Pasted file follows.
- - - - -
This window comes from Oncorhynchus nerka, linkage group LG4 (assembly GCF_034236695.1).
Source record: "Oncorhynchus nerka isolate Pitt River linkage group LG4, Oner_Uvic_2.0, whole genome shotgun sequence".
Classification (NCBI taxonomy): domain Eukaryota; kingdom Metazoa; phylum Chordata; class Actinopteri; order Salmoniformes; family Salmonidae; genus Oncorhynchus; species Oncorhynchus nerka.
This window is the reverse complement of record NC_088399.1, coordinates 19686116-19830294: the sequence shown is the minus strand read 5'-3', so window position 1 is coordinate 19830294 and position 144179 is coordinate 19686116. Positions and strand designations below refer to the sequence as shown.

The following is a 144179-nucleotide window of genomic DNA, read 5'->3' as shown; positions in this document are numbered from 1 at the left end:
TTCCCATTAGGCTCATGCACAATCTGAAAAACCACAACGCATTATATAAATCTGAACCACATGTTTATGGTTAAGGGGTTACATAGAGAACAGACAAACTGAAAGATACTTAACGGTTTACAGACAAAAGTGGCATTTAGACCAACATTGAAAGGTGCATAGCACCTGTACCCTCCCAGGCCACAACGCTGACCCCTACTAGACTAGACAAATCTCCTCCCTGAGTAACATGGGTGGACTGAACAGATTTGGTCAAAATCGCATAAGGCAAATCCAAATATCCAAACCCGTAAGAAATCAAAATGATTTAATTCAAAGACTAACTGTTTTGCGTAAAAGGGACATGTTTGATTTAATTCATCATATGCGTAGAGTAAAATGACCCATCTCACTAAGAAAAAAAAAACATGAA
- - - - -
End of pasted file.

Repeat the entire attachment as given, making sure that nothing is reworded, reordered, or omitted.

This window comes from Oncorhynchus nerka, linkage group LG4 (assembly GCF_034236695.1).
Source record: "Oncorhynchus nerka isolate Pitt River linkage group LG4, Oner_Uvic_2.0, whole genome shotgun sequence".
Classification (NCBI taxonomy): domain Eukaryota; kingdom Metazoa; phylum Chordata; class Actinopteri; order Salmoniformes; family Salmonidae; genus Oncorhynchus; species Oncorhynchus nerka.
This window is the reverse complement of record NC_088399.1, coordinates 19686116-19830294: the sequence shown is the minus strand read 5'-3', so window position 1 is coordinate 19830294 and position 144179 is coordinate 19686116. Positions and strand designations below refer to the sequence as shown.

The following is a 144179-nucleotide window of genomic DNA, read 5'->3' as shown; positions in this document are numbered from 1 at the left end:
TTCCCATTAGGCTCATGCACAATCTGAAAAACCACAACGCATTATATAAATCTGAACCACATGTTTATGGTTAAGGGGTTACATAGAGAACAGACAAACTGAAAGATACTTAACGGTTTACAGACAAAAGTGGCATTTAGACCAACATTGAAAGGTGCATAGCACCTGTACCCTCCCAGGCCACAACGCTGACCCCTACTAGACTAGACAAATCTCCTCCCTGAGTAACATGGGTGGACTGAACAGATTTGGTCAAAATCGCATAAGGCAAATCCAAATATCCAAACCCGTAAGAAATCAAAATGATTTAATTCAAAGACTAACTGTTTTGCGTAAAAGGGACATGTTTGATTTAATTCATCATATGCGTAGAGTAAAATGACCCATCTCACTAAGAAAAAAAAAACATGAA